Because of my experience as a software engineer, the design process is informed by a sense of technical feasibility and decisions regarding technology track with decisions related to the design.  For example, activists and organizers, two of our primary personas, use a mix of both Android and Apple mobile devices.  Using React Native, we can design, build, deploy and maintain one design that works on both platforms.  Firebase provides scalable hosting, storage and realtime database services at an affordable cost and supports writing the app in the familiar technologies of HTML, CSS and JavaScript.  Scripts and algorithms are being developed using Google Cloud Platform’s Machine Learning APIs to scan, select, filter and present actions informed by our community partners and progressive, investigative news sources as we pair the actions with related art, media and news.


An important and ongoing part of the work is building genuine, caring relationships with other organizers, activists and community members.  This ensures we understand one another, work together around common goals and take action to build in the same direction.  I have started a website and social presence for Decolonize Daily to build a following, share happenings with the community and create a support network to sustain our work.  A small fundraiser was coordinated through our website in April 2017 and, in June 2017, we partnered with Community Services Unlimited, a nonprofit serving South Los Angeles for wellness in body and mind since 1977, as our fiscal sponsors providing Decolonize Daily with 501(c)3 tax-exempt status.  We are working on a few paths to sustain and grow the organization:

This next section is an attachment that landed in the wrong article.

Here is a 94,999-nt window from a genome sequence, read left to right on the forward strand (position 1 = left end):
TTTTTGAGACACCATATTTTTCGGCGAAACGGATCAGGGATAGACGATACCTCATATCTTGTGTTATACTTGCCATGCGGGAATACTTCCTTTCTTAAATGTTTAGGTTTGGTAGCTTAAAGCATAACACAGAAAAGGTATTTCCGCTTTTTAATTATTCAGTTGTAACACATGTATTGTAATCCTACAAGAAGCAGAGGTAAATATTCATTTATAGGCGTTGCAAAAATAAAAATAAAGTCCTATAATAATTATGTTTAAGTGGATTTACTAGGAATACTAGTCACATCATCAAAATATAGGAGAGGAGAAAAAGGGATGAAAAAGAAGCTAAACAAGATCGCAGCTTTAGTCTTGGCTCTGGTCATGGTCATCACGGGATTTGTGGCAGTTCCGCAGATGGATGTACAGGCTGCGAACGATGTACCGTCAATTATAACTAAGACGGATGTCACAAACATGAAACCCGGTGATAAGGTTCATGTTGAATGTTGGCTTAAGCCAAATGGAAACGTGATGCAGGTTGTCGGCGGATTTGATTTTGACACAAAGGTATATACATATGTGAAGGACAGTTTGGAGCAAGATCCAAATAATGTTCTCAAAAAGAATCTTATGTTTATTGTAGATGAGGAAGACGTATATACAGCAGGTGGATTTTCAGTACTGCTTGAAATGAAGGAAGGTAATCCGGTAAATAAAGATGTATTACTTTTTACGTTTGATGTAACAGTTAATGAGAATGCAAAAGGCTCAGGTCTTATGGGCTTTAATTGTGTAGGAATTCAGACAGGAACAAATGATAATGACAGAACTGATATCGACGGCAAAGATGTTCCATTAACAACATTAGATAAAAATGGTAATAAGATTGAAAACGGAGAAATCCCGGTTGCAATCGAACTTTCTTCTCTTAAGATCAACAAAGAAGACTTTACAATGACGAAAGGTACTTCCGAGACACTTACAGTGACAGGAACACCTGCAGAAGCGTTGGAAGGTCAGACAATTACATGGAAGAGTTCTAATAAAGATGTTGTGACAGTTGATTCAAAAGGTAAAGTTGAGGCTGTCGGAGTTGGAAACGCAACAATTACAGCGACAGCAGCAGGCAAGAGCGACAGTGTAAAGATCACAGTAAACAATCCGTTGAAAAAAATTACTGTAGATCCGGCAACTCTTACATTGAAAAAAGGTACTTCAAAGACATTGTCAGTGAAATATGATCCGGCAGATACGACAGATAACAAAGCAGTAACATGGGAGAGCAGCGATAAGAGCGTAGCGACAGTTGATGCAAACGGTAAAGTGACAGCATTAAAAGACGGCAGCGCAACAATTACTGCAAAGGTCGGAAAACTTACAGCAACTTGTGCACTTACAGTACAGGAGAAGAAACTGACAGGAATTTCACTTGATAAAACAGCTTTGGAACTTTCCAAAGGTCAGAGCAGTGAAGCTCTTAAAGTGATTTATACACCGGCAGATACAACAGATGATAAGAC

• opt-in monthly donations to support daily content,
  • crowdfunding for specific projects,
  • providing reports for movement organizers, investigative journalists and progressive policy-makers to draw useful insights to further the priorities of the movements while respecting the privacy of the community taking action,
  • partnering with purveyors of conscious products and services that carry movements forward while benefitting communities and the environment.


For more information about Decolonize Daily and to download the app, please visit decolonizedaily.org.